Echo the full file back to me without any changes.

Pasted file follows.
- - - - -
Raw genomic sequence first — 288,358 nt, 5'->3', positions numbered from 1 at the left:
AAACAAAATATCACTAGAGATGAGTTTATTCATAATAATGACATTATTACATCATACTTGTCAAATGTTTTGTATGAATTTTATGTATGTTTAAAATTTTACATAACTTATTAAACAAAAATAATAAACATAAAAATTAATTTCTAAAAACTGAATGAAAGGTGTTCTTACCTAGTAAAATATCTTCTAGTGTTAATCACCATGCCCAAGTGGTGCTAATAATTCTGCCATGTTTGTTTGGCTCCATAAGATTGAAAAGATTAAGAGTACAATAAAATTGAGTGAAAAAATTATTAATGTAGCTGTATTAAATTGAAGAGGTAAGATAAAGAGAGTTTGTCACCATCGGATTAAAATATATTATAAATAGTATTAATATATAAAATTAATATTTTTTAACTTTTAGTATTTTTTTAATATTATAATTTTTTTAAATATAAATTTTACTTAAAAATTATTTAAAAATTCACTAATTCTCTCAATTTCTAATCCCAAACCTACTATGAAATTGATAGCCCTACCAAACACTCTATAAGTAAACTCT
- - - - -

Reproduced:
Raw genomic sequence first — 288,358 nt, 5'->3', positions numbered from 1 at the left:
AAACAAAATATCACTAGAGATGAGTTTATTCATAATAATGACATTATTACATCATACTTGTCAAATGTTTTGTATGAATTTTATGTATGTTTAAAATTTTACATAACTTATTAAACAAAAATAATAAACATAAAAATTAATTTCTAAAAACTGAATGAAAGGTGTTCTTACCTAGTAAAATATCTTCTAGTGTTAATCACCATGCCCAAGTGGTGCTAATAATTCTGCCATGTTTGTTTGGCTCCATAAGATTGAAAAGATTAAGAGTACAATAAAATTGAGTGAAAAAATTATTAATGTAGCTGTATTAAATTGAAGAGGTAAGATAAAGAGAGTTTGTCACCATCGGATTAAAATATATTATAAATAGTATTAATATATAAAATTAATATTTTTTAACTTTTAGTATTTTTTTAATATTATAATTTTTTTAAATATAAATTTTACTTAAAAATTATTTAAAAATTCACTAATTCTCTCAATTTCTAATCCCAAACCTACTATGAAATTGATAGCCCTACCAAACACTCTATAAGTAAACTCT